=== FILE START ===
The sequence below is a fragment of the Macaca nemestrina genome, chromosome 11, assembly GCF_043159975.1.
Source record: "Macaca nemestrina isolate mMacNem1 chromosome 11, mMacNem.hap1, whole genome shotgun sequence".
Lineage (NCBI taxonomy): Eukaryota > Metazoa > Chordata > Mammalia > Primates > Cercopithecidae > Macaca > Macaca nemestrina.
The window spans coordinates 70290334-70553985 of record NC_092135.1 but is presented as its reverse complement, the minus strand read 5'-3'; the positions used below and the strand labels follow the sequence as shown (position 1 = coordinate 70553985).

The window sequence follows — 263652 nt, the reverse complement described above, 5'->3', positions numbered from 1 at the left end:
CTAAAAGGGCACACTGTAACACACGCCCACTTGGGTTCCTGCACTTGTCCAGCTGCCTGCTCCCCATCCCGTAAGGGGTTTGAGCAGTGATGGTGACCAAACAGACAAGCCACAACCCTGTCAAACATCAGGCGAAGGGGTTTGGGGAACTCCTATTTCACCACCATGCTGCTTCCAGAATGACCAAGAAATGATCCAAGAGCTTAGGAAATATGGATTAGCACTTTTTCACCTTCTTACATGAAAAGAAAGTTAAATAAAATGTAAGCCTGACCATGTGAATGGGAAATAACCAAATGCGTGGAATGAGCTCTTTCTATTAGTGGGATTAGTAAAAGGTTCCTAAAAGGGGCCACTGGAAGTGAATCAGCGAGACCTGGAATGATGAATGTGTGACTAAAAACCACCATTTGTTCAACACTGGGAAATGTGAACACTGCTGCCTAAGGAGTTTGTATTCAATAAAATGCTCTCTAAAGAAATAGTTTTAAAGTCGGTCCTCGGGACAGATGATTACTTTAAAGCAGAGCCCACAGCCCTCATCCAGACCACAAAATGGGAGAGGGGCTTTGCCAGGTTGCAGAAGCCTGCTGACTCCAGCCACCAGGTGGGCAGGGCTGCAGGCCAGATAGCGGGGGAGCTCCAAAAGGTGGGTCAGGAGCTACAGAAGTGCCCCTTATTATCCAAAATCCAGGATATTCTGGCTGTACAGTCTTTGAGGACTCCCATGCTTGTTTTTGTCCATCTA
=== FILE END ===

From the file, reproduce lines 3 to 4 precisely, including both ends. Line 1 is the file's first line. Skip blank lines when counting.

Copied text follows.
Lineage (NCBI taxonomy): Eukaryota > Metazoa > Chordata > Mammalia > Primates > Cercopithecidae > Macaca > Macaca nemestrina.
The window spans coordinates 70290334-70553985 of record NC_092135.1 but is presented as its reverse complement, the minus strand read 5'-3'; the positions used below and the strand labels follow the sequence as shown (position 1 = coordinate 70553985).